The mystery itself was pretty good. There were several people involved in the murder, and while I was able to identify a few obvious perps at the very beginning, a few remained mysteries to the end, and there were even a couple of good red-herrings. But with the confusion over people popping out of nowhere and characters all seeming to live in the same house, I found myself backtracking—so it wasn’t the page-burner I’d hoped. Therefore, I’m afraid I’m closing out Roses & Thorns with three roses for The Ginseng Conspiracy.

Warnings:  None
Length: 284 Pages
Prices:
Print: $10.99
Digital: $3.95

You’ll notice we always include the publisher’s buy link. That’s because authors usually receive 40-50% of the net proceeds from the publisher. Editors and cover artists usually receive about 5%. When you buy a book from Amazon, Barnes & Noble or another third-party vendor, they take a hefty cut and the author, editors and cover artists receive their cuts from what is left. So, if a book costs $5.99 at E-Book Publisher.com and you buy from there, the author will receive about $2.40-$2.99. If you buy the book at Amazon, the author will receive about $1.70-$2.10.

Download the file from the publisher onto your computer as you would any other file. I’ve created a folder for books on my computer, with subfolders by source (Marketing for Romance Writers, Net Galley, Authors who find me on Kindle lists, etc.). That way, if there’s a glitch with your Kindle, the books are on your computer. Some publishers send books in all digital formats. If my Kindle breaks and my kids buy me a Nook, I won’t have to replace all of my books. If you have a Kindle and your hubby has a Nook, you won’t have to buy separate copies, so buying directly from the publisher can save you money.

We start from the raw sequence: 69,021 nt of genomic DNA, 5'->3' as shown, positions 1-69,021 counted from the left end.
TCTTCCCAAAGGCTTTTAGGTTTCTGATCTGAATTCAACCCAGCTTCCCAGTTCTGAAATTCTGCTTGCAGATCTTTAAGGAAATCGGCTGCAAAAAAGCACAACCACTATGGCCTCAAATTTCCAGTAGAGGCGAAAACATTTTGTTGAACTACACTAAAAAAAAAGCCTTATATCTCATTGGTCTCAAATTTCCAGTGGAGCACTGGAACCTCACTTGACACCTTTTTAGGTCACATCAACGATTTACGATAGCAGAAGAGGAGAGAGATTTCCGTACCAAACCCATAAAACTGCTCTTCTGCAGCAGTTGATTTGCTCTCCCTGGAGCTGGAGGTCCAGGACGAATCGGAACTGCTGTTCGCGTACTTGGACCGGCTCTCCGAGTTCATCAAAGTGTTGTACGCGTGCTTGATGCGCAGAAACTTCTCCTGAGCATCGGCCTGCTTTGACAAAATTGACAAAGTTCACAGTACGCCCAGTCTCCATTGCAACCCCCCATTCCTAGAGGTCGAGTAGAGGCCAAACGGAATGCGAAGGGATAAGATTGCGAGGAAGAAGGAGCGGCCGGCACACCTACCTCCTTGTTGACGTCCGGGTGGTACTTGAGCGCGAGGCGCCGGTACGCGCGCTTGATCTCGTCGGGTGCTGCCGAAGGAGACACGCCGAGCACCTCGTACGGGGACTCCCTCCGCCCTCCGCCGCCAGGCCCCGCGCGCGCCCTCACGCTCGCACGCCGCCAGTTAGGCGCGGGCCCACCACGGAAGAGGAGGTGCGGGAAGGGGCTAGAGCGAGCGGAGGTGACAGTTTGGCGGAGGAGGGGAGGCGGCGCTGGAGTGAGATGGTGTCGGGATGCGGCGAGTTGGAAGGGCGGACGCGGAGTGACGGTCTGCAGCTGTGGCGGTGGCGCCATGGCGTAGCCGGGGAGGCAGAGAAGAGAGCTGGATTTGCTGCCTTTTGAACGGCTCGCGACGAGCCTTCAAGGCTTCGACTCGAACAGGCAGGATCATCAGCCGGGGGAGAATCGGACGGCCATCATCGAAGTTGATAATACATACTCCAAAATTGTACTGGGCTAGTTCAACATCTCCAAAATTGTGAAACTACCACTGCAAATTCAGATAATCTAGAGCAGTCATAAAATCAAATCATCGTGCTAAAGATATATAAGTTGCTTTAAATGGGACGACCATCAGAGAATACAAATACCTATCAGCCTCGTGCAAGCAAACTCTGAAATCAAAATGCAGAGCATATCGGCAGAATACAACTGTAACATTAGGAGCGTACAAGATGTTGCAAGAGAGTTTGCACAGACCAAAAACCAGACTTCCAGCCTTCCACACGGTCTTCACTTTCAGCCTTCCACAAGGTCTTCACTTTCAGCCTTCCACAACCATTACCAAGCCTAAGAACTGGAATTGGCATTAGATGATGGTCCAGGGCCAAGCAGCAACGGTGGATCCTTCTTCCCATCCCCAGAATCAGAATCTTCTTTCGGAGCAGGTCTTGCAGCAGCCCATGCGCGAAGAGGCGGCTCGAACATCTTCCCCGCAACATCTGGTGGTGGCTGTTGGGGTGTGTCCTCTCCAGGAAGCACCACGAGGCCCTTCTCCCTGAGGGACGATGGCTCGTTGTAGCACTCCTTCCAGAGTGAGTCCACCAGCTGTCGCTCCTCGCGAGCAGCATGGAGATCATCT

Moving the file from your computer to your e-reader is as easy as transferring any file from your computer to a USB flash drive. Plug the larger USB end of your e-reader charging chord into a USB port on your computer and simply move the file from the folder into which you’ve downloaded the book to Documents/Books directory on your e-reader. You can move the file by highlighting it and dragging it to the documents directory in you Kindle you want to move it to. Or right click on it, and then left click copy or move. Or hit Control/C for copy, Control/X for cut, and Control/V for paste.

Your author will be happy you did when he/she sees his/her royalty statement.

Thanks for visiting. To those of you who have been loyal readers, I’m sorry this is my last post. I simply can’t keep up with this blogsite and my own writing and promotion. Happy reading.

1 comment:

  1. Rochelle, I'm sorry to hear you are closing out the Roses and Thorns site. I like your honest reviews of books. Also I like the advice on buying from the publisher's book store if they have one. I'm afraid I'm guilty of buying from amazon because it is so convenient, but you make a good point to have the files on your own computer. Best wishes in your next endeavor!